Witch Hazel - Useful Herb for Hemorrhoids

Witch hazel

Hamamelis virginiana Hamamelidaceae


A North American tree, witch hazel is widely grown for the ornamental appeal of its spidery flowers and large oval leaves. Its yellowish flowers grow in clusters at the junction of branches and leafitalks in winter. It bears brown fruit consisting of small capsules, which split to release the seeds.


Parts used

  • Leaves and bark
  • The leaves are gathered during summer before they turn brown.
  • The bark is harvested in autumn or spring.
  • Once dried, witch hazel leaves and bark are used for infusions, powders, dry and liquid extracts, and tinctures.
  • Witch hazel is an ingredient in mouthwashes, gels and ointments.

Constituents

Tannins constitute more than 10 per cent of the dried leaf. They impart vasoconstrictive and antiinflammatory effects. Witch hazel also contains flavonoids - which are anti-inflammatory and strengthen the blood vessels - and a small proportion of essential oil.


Cultivation

Plant young specimens in moist, rich neutral to acid soil.


PREPARATION AND DOSAGE

For internal use


TO TREAT circulatory problems, haemorrhoids
INFUSION Put 10g into 1 litre of water. Leave to infuse for 5-10 minutes. Drink 1-2 cups a day. CAPSULES (dried leaf) Take 2g three times a day.
LIQUID EXTRA a (1:1 in 45% alcohol) Take up to 2ml three times a day.
TO TREAT poor oral hygiene INFUSION Put 2g of dried leaf into 1 cup of boiling water. Allow to infuse for 10 minutes, then strain. Rinse the mouth, then swallow, or use as a gargle. Repeat once or twice a day.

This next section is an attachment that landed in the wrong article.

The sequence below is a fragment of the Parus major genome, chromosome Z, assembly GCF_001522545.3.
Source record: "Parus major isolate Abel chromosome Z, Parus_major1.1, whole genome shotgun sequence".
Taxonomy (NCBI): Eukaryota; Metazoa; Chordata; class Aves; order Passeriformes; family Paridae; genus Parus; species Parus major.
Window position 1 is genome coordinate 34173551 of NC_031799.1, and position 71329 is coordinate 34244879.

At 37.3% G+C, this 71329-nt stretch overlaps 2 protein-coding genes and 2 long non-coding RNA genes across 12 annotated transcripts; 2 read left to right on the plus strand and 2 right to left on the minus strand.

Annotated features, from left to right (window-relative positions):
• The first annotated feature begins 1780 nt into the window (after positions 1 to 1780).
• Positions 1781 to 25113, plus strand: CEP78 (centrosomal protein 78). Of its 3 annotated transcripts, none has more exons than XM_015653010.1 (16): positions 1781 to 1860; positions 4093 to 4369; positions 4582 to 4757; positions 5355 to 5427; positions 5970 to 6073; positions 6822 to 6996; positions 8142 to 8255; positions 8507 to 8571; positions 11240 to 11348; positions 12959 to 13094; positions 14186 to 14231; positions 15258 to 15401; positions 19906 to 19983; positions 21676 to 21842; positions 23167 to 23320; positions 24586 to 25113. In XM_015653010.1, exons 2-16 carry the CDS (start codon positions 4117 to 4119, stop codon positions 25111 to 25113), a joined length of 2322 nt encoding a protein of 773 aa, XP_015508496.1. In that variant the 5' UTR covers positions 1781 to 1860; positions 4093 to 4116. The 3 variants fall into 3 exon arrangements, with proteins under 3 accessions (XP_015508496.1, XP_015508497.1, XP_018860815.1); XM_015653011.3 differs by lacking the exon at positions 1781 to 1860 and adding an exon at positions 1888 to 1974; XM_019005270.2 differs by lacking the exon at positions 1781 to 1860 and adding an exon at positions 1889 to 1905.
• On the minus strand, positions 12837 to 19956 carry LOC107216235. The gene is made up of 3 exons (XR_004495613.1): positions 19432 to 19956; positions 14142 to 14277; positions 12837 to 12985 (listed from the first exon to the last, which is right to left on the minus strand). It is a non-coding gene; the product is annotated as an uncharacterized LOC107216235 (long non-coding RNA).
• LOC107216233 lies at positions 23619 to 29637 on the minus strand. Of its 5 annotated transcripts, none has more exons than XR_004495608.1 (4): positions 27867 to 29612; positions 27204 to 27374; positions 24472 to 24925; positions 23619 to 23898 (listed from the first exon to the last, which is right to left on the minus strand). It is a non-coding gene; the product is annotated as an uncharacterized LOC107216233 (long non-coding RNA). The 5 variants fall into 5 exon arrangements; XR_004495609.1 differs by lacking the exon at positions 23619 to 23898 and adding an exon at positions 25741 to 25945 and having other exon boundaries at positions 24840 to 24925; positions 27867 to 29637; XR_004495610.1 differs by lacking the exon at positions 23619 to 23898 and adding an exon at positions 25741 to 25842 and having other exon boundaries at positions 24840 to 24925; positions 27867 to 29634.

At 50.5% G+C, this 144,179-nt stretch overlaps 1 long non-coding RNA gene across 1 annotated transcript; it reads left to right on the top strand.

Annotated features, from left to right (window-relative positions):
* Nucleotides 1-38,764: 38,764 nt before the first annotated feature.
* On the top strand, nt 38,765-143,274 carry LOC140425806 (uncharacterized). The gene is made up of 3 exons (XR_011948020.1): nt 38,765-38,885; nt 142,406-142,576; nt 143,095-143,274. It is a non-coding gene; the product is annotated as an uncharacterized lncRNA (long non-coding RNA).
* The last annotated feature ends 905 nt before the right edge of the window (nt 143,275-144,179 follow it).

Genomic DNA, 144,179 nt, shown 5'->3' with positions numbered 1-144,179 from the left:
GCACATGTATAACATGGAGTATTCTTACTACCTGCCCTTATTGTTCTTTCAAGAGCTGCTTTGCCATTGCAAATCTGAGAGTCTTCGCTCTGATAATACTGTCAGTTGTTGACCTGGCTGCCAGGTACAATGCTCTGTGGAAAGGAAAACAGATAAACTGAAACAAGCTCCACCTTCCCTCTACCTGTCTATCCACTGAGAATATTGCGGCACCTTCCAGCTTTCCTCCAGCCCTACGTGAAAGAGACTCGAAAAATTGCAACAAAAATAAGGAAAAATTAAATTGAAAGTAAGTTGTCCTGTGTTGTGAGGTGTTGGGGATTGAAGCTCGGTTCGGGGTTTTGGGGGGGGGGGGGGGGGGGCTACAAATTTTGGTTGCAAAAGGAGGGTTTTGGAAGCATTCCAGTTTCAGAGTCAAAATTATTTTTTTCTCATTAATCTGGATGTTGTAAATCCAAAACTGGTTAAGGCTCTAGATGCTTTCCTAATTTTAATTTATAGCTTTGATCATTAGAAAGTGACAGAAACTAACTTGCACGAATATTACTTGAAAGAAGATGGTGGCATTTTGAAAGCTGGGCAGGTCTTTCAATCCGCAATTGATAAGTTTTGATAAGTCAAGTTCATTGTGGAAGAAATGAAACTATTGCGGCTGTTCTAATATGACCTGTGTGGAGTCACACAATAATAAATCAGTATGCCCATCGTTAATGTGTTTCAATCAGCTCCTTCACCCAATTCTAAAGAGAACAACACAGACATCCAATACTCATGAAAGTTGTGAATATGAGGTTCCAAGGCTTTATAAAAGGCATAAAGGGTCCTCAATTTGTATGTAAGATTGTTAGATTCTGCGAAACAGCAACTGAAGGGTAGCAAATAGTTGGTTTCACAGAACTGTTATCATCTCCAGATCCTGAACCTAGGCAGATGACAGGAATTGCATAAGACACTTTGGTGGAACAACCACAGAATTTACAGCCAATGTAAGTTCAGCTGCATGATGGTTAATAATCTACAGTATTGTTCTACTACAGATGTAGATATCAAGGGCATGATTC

For external use


TO TREAT circulatory problems. haemorrhoids. inflammation GELS, OINTMENTS Massage into affected area once a day. WITCH HAZEL WATER Apply once or twice a day. TINCTURE Add 200g of broken up dried bark to I litre of 40% alcohol and store in sterilised dark-coloured bottle. Mix 20ml tincture with 100ml water and apply to varicose veins.


Medicinal uses

Experiments have demonstrated that the extract made from witch hazel leaves strengthens veins, reduces the permeability of capillaries and has anti-inflammatory properties. It has also been shown to constrict blood vessels. In 2002 German trials showed that witch hazel can reduce erythema, which is the reddening of the skin due to dilated blood vessels. The plant's anti-inflammatory activity supports its use in treating eczema.


Witch hazel can be taken orally or applied as an ointment to treat circulatory problems such as heavy, aching legs, varicose veins and haemorrhoids.


Further German research in 2002 has demonstrated the plant's antimicrobial activity. A formulation containing witch hazel was found to be effective against the bacterium Staphylococcus aureus and the yeast Candida albicans.The plant's antibacterial and soothing qualities account for its use in mouthwashes and eye drops.


CAUTION

Witch hazel appears to have no toxic effects but it might cause contact allergies.


Pregnant or breastfeeding women should avoid taking witch hazel internally.



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